New Jersey had its credit rating cut one step by Standard & Poor’s, handing Chris Christie his eighth downgrade, the most ever for a Garden State governor.
The reduction to A, the sixth-highest level, with a stable outlook follows a Sept. 5 downgrade by Fitch Ratings. It gives New Jersey the same general-obligation grade as California, which is on track for an upgrade as revenue exceeds Democratic Governor Jerry Brown’s estimates. Only Illinois has lower ratings than New Jersey among U.S. states.
“New Jersey continues to struggle with structural imbalance,” S&P analyst John Sugden in New York said in a statement today. “The governor’s decision to delay pension funding, while providing the necessary tools for cash management and budget control, has significant negative implications for the state’s liability profile.”
Christie, a 52-year-old Republican in his second term, broke his promise this year to make $2.5 billion in extra pension payments in fiscal 2014 and 2015 to help trim unfunded obligations. He has called for more changes to the plan as costs for employee benefits crowd out other state spending.
Revenue shortfalls led all three credit-ratings companies to downgrade New Jersey earlier this year, leaving Christie with six downgrades as of May, tying him with Democrat James McGreevey for the most credit reductions for a New Jersey governor. Last week, Fitch cited the lack of progress in fixing budget gaps when it cut the state one step to A.
S&P’s rating move also applied to appropriation-backed debt, which was lowered one step to A-. Yields on some tax-exempt bonds issued by the state’s economic development authority rose today. Securities maturing in September 2023 changed hands with yields as high as 2.93 percent today, the highest since June, data compiled by Bloomberg show.
“New Jersey bonds are still strong investment-grade securities and highly coveted by municipal bond investors,” Christopher Santarelli, a spokesman for the state treasury, said in an e-mail. “Like Fitch, Standard & Poor’s rating action calls on the state’s elected leaders to take on the state’s long-term pension and health liabilities that will continue to place additional pressure on future budgets.”
The governor, who took office in 2010, signed a law that year compelling the state to make seven extra annual pension payments, in addition to raising the minimum retirement age for employees and forcing them to pay more for their retirement and health benefits.
New Jersey’s pension deficit, which reached $53.9 billion in 2010 after a decade of skipped payments and expanded benefits, fell to $36.3 billion with Christie’s changes. It then grew to $47.2 billion in 2012 as he made only partial contributions.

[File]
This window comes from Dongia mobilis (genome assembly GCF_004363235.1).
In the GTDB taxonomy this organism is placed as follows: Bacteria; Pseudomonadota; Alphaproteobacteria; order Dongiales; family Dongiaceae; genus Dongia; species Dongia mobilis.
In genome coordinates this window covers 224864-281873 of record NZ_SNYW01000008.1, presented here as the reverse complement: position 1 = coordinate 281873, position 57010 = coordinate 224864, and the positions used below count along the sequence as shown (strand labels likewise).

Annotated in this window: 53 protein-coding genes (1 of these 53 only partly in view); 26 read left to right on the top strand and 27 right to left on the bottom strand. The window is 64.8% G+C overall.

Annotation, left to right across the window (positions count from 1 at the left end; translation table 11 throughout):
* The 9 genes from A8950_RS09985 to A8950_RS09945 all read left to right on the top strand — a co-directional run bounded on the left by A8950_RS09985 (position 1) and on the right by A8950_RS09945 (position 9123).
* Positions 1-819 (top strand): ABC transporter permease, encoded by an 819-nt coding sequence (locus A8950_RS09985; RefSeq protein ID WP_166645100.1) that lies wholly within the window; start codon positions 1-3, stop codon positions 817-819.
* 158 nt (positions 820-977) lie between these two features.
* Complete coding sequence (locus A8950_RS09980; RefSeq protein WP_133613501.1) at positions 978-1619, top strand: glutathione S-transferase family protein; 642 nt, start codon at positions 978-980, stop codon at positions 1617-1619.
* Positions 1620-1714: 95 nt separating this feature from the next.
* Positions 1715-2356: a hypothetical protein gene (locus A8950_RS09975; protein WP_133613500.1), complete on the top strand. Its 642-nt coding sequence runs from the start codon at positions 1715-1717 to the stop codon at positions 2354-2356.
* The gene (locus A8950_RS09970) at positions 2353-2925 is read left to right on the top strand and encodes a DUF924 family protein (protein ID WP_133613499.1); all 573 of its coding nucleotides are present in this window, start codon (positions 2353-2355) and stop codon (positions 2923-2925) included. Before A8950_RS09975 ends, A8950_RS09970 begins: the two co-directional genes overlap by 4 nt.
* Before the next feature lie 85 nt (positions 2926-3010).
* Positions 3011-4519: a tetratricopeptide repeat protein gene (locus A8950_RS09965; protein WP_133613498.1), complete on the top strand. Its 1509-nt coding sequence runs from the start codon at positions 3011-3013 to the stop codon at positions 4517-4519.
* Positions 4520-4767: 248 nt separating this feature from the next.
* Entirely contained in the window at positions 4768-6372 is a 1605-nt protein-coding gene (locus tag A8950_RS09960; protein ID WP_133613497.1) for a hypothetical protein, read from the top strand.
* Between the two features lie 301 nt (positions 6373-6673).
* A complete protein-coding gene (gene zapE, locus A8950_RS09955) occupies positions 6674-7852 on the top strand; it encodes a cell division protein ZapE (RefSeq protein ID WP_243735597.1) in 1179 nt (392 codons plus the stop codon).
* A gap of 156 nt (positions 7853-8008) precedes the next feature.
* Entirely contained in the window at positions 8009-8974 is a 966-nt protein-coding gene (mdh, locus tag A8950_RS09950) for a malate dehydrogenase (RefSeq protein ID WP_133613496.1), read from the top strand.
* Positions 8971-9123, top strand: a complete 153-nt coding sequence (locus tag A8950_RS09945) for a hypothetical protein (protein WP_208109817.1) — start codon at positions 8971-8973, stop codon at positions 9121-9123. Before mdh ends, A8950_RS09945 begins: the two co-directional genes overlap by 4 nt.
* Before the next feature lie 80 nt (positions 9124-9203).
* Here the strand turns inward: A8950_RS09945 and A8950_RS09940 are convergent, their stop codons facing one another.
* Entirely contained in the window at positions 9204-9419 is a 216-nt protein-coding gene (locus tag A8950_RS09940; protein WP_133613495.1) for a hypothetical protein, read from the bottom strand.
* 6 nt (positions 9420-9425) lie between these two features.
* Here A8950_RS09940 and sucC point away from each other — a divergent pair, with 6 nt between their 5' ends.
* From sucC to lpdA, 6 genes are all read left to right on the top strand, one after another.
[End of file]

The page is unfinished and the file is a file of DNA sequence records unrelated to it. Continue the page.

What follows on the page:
For fiscal 2014, which ended June 30, Christie contributed $696 million, less than half the planned $1.6 billion. Superior Court Judge Mary C. Jacobson, ruling in Trenton on June 25 in a lawsuit filed by state worker unions, said Christie was within his power to reduce the payment because he faced a fiscal emergency.
The judge declined to rule on Christie’s fiscal 2015 plan to trim the contribution to $681 million from $2.25 billion.
A potential 2016 candidate for president, Christie was traveling today to Illinois as chairman of the Republican Governors Association to attend events for gubernatorial hopeful Bruce Rauner. Last week he made a three-day trip to Mexico on what his administration called a trade mission.
“We’re trying to address the budget situation, but the fact is that it is not something that should leave them lying awake at night worrying,” Christie said Sept. 8 in Atlantic City when asked whether people should be concerned about the downgrades. “This is, again, I think the ratings agencies going back and being significantly overaggressive because they were such bums back in ’08 and ’09 and they left everybody hanging out to dry.”
Democrats who control the state’s legislature have said they won’t consider any more pension-benefit cuts until Christie makes full contributions. A commission created by the governor to recommend changes is expected to finish its work next month.
“In the absence of consensus between the legislative and executive branches, any type of pension solution is likely to be delayed and result in mounting financial pressures for the state in the long term,” Sugden said.